“So we move between the Scylla of false reconciliation and the Charybdis of eternal hatred. This eternal hatred, which grew in hearts long ago and poisoned the blood of kin, is in the interest of those who love us and Ukraine wanting to deprive liberty and sovereignty.”
So the EU or the United States? No, Moscow of course. Always Moscow. In terms of sovereignty, completely different tones have been heard from Warsaw in recent years. But obviously the neutralization of the Volhynia issue is of central importance.
If that were a film and no text, there would now be a pan and a cut. Because in order to understand why the Polish prime minister did these intellectual gymnastics, you have to look at a completely different detail. Poland’s gas storage facilities are 100 percent full.
After Poland loudly declared that it no longer purchases Russian gas, and in fact has only been filling the Yamal pipeline in the opposite direction for months, the question naturally arises as to how that can be. After all, this means that this still Russian natural gas that filled the Polish storage facilities came from Germany. In other words, from a country in which there is almost no other topic apart from inflation and the threat of a shortage of gas.
It is not surprising that the German energy suppliers have forwarded natural gas to Poland when spot market prices are paid there. The crucial question is why the federal government allowed this outflow, which it should have blocked in the fundamental national interest – and which it could have blocked.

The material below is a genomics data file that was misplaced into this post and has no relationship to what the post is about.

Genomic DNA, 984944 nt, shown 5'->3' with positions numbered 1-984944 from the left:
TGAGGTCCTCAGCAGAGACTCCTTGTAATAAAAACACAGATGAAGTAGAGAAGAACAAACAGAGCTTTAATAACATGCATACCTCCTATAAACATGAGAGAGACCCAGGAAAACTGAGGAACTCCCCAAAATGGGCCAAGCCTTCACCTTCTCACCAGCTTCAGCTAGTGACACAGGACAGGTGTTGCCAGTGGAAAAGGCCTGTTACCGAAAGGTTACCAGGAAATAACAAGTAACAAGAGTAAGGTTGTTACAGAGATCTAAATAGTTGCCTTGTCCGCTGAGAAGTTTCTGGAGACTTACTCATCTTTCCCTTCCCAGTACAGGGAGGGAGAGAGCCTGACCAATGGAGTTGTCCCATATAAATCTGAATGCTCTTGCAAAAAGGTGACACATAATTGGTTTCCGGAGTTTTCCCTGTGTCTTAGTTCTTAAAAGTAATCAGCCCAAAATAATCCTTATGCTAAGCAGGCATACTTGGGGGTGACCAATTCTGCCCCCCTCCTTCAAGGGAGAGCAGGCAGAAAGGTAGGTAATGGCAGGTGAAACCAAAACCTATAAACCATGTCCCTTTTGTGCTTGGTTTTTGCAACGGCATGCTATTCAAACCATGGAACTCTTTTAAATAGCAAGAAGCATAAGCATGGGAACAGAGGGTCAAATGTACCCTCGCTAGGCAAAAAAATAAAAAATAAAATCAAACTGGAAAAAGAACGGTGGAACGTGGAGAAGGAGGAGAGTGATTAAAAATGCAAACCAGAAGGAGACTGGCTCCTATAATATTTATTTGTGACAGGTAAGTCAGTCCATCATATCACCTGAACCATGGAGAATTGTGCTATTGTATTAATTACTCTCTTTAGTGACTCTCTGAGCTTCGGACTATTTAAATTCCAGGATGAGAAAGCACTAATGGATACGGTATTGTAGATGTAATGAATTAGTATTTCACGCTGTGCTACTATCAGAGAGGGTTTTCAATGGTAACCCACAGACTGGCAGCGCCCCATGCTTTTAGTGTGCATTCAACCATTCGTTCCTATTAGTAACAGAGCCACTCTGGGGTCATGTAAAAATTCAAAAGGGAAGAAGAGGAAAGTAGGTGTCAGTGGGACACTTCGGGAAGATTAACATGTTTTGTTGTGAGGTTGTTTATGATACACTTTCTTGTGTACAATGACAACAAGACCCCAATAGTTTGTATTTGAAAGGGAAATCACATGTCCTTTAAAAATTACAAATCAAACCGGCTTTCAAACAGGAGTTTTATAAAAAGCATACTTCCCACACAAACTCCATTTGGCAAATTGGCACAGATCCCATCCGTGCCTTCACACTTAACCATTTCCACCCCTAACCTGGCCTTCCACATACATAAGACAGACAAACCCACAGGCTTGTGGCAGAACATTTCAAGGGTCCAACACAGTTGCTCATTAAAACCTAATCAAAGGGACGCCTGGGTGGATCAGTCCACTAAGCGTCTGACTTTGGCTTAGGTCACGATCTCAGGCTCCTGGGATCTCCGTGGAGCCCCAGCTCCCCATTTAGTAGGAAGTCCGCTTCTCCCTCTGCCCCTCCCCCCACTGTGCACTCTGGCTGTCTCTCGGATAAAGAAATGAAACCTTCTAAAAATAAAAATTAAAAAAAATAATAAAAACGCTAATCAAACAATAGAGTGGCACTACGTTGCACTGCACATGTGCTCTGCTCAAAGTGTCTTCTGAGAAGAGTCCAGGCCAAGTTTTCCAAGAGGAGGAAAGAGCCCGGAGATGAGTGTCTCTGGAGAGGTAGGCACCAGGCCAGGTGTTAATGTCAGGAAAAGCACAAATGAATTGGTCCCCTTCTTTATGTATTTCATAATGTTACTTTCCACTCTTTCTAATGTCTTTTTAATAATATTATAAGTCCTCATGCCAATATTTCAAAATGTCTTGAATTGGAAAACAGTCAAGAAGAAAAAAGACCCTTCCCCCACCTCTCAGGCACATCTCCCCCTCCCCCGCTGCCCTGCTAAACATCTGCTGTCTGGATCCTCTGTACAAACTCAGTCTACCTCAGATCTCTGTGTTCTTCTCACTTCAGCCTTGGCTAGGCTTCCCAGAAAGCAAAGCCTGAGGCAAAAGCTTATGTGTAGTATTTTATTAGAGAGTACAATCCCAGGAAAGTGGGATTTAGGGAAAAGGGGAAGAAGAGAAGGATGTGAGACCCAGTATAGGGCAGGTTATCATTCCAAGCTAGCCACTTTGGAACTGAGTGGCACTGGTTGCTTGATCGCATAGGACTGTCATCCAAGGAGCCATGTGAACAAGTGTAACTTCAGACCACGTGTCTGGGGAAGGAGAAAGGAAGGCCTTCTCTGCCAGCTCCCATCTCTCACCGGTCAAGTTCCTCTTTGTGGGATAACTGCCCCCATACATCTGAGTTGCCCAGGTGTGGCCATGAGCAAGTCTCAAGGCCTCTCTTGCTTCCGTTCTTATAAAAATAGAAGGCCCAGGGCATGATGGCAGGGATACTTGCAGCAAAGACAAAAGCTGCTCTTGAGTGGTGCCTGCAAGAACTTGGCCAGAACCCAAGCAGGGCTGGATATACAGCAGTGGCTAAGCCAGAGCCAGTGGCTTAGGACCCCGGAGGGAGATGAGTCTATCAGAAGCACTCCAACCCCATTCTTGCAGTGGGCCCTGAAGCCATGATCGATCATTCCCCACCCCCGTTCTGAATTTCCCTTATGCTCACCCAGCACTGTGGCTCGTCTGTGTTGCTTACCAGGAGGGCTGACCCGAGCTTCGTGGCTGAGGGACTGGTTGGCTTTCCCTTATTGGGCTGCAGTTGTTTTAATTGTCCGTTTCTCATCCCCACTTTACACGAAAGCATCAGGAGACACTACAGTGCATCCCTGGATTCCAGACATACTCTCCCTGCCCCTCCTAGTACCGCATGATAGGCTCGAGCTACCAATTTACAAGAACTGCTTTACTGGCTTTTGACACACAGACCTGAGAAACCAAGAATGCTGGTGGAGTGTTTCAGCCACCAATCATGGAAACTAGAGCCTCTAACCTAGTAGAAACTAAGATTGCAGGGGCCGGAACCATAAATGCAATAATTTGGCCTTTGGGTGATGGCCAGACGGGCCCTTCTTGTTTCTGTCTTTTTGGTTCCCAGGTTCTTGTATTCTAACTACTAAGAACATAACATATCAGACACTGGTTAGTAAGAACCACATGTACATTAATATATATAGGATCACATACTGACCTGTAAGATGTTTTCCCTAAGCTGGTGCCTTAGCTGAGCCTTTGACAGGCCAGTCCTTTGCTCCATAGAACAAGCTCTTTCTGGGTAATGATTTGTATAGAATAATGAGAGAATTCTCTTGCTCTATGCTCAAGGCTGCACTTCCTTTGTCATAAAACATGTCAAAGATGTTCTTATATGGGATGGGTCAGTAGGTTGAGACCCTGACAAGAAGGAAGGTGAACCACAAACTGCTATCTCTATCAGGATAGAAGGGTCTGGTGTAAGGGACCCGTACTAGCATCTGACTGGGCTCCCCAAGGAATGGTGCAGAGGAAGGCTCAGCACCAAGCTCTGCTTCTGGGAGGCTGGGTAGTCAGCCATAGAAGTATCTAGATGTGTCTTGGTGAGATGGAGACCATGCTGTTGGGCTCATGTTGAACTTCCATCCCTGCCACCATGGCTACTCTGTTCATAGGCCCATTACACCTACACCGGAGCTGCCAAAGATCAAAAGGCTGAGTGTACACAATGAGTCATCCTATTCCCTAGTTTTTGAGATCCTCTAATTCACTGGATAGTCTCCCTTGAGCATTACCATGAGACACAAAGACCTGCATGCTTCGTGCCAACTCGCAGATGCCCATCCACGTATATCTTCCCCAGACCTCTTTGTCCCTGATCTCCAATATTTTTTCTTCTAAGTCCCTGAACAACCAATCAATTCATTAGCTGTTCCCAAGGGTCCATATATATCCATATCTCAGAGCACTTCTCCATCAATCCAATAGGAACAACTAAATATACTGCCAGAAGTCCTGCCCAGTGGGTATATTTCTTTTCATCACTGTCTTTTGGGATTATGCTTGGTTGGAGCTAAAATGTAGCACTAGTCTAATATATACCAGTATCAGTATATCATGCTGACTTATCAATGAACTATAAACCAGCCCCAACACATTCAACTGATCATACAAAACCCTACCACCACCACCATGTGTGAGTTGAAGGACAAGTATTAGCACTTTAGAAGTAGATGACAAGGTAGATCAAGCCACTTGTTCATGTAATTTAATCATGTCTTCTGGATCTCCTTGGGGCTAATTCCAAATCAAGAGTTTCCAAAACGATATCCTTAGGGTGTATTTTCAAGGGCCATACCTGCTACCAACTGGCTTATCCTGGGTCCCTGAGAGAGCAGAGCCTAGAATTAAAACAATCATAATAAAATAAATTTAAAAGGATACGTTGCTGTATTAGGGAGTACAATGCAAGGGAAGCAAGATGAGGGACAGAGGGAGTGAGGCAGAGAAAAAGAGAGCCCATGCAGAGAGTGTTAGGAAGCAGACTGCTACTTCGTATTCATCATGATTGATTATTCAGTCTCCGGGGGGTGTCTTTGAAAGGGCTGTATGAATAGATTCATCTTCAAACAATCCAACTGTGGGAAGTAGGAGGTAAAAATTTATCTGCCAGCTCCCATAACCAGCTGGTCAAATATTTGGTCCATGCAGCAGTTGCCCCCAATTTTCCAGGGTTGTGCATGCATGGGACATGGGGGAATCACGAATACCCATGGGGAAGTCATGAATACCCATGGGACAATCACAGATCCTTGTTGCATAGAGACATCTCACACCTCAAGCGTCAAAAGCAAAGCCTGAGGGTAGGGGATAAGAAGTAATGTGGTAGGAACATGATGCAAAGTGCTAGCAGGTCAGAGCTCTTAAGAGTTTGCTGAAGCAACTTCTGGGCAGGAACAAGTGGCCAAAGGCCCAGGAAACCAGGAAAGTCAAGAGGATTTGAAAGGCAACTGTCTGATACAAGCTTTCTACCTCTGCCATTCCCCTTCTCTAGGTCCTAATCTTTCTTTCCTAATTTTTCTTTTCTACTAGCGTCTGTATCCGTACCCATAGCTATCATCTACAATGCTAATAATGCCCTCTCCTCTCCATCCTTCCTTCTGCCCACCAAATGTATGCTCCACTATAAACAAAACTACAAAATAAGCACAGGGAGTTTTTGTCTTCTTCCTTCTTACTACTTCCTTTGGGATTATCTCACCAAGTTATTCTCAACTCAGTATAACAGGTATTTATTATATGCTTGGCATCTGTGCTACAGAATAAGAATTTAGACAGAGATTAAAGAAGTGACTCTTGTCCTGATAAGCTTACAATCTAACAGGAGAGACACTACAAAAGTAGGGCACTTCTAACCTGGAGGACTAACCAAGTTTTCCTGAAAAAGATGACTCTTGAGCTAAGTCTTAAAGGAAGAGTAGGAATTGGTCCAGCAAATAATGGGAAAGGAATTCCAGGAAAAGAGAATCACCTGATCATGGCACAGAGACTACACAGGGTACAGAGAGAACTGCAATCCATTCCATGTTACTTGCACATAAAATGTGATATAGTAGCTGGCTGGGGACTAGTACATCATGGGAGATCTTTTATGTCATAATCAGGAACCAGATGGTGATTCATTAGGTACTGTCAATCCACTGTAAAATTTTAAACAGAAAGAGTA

The reason for this political decision will have to be sought in Washington, not in Berlin. Scholz & Co. only remained true to their role as transatlantic bedside rugs. However, if one assumes that the federal government, on behalf of the US, will allow the Polish gas storage facilities to be filled up in the event of a shortage, what should the Polish storage facilities be filled for?
There is exactly one point, one possible development, where both Morawiecki’s rhetorical acrobatics and the filling of the gas storage tank make sense. And one cannot envisage this possibility without pitying the Poles for their choice of allies. This possible development is Polish involvement in the war in Ukraine, not to take back Galicia (which would inevitably mean having to somehow fight that Bandera ideology), but to supply more troops to Kyiv.
That doesn’t mean it’s easy to do. There are signs that the mood of the Polish population is already changing after large-scale closer contact with bearers of swastika tattoos and SS runes has been made possible. It is also not said that all parts of the Polish army see it as their task to save the Banderas cult; It is conceivable that some will turn away with horror at the idea.
But Morawiecki, who has in a sense already received the reward in the form of full gas storage tanks, seems quite willing to sacrifice his country’s children to US interests, just as Zelensky is already doing. After that, Poland will be horrified to find that it has once again gambled away its sovereignty, even more so than the German government, which would actually suffice as a deterrent.
RT DE strives for a broad range of opinions. Guest posts and opinion pieces do not have to reflect the editor’s point of view.